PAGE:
I did not quite dig the soundtrack, but I suspect that might be because I turned down the volume to concentrate more on the action.
Despite being a premium purchase, Alpha Squadron 2 comes with a few optional IAPs, and I’ve seen some of the angry reviews about the fact on Google Play. First of all, you should understand the IAPs are optional, and are not imperative to beating the game. Namely, you can buy a specific war bird, some powerful weapons, and such, but those will only make the gameplay a tad easier. So, the E22 Assault Fighter costs $2.99, so does the Hadian Warbird and Interceptors while an EC4 shuttle is $0.99. A small ammo pack will set you off $0.99, a medium – $1.99, a large – $ 2.99.
The second campaign costs $2.99. Provided the first one offers quite a lot of content on its own, you will be able to make up your mind whether the second campaign is worth the purchase.
Overall, however, I see no reasons to complain about a premium game offering chapters of itself on a separate basis. It’s a long-established monetization scheme found in many premium games, and provided the sheer weight of the quality, the work and time dedicated to creating a robust space shooter like that, I say the game is worth the money. Whether to invest in IAPs or not, it’s your choice, but there is no paywall.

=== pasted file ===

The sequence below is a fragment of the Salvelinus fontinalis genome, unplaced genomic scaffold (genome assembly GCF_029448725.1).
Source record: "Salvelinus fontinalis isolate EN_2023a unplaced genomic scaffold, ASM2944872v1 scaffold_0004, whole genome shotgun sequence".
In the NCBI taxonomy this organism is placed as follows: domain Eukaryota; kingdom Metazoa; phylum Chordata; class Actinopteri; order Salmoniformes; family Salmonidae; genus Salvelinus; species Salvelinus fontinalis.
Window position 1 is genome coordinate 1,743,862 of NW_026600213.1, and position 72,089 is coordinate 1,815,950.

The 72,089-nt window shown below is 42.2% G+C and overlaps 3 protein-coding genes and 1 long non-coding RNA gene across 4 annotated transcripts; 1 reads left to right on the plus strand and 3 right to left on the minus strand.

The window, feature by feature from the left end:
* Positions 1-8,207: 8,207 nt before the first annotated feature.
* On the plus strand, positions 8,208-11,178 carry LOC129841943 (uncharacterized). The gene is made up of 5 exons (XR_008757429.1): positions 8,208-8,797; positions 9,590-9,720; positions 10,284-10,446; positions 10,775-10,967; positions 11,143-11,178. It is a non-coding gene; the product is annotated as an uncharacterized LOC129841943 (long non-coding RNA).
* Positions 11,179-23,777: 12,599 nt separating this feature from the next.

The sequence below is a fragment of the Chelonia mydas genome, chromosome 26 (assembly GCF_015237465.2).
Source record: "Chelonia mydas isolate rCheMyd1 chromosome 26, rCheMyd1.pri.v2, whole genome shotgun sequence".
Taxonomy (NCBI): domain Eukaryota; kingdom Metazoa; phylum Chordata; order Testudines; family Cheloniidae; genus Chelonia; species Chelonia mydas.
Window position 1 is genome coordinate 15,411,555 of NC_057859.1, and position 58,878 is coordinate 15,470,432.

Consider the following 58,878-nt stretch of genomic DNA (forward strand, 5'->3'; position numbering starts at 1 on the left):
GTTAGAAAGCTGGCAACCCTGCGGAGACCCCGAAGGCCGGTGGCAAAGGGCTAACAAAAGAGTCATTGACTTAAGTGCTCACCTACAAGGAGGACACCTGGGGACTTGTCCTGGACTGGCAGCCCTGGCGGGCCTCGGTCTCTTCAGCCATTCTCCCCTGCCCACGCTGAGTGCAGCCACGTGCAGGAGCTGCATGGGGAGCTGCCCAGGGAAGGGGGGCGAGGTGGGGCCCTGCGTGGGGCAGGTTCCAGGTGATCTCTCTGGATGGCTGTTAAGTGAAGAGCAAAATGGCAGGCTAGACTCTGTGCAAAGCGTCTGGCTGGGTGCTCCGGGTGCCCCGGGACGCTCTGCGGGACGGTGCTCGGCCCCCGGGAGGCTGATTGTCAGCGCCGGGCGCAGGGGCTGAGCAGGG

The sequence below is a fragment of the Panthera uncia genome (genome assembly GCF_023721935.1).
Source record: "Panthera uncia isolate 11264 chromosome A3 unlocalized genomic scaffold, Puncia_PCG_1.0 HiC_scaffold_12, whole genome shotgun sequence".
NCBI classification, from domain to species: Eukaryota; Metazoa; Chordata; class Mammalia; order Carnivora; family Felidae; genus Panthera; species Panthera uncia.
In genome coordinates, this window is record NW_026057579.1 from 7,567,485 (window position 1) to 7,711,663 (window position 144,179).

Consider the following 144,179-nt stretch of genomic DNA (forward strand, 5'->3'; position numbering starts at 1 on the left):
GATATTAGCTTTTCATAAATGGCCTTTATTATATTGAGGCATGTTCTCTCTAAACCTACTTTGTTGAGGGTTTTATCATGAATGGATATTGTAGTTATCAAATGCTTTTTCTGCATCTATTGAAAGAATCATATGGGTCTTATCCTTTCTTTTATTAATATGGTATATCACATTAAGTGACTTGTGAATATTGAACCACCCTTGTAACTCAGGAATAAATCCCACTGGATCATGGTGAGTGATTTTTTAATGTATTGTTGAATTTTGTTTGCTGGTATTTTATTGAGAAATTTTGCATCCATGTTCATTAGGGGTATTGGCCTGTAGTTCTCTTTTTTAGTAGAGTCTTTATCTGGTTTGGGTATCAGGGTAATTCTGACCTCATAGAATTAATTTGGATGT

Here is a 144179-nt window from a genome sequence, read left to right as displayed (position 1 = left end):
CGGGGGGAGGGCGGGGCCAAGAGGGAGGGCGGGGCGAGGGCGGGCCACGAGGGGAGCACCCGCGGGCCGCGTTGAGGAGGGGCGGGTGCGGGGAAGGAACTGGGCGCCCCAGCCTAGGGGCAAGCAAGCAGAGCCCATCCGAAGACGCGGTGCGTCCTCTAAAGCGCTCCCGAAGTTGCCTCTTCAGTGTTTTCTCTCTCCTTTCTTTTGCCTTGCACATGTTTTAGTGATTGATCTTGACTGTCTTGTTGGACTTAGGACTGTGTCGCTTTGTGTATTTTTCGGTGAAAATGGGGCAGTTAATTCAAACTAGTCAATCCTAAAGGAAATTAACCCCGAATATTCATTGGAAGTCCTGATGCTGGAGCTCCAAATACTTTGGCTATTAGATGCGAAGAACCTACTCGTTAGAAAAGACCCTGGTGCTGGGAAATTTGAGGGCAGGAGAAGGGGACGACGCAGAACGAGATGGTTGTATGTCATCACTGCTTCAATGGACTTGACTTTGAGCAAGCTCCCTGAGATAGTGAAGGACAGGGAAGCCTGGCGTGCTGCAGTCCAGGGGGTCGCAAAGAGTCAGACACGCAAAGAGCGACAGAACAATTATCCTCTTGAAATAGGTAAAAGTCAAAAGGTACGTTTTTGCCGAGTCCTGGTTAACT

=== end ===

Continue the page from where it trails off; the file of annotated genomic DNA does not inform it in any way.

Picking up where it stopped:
On the flip side, the total cost would amount to a decent number if you wish to buy the full game with the two campaigns and premium fighters and the extra weapons.
- A wonderfully immersive gameplay
- Accessible, yet challenging difficulty levels
- Exhaustive control options with calibration
- Beautiful, Rogue Squadron-like retro design
- Cockpit and third-person camera views
- Free tutorials and the first campaign mission are free for Android devices
- No ads, no time restrictions on the trial version
- $4.99 buys the first campaign, dogfight, and survival modes while the second one is available for $2.99
- Loads of content
- Great variety of environments to fight in
- The game does not “remember” your control preferences
- A slight lag when in the menus
Edge of Oblivion is fun to play, there is no doubt about that. While some players may find the graphics slightly outdated, and the screenshots may look like that, there are some undeniable virtues to this game that make it an insta-buy for the right player. Considering how heavyweight a robust space shooter is, not only to download, but primarily to make, the decent ones are few and far between. Edge of Oblivion definitely falls into this category, offering a lot of prime content for the price.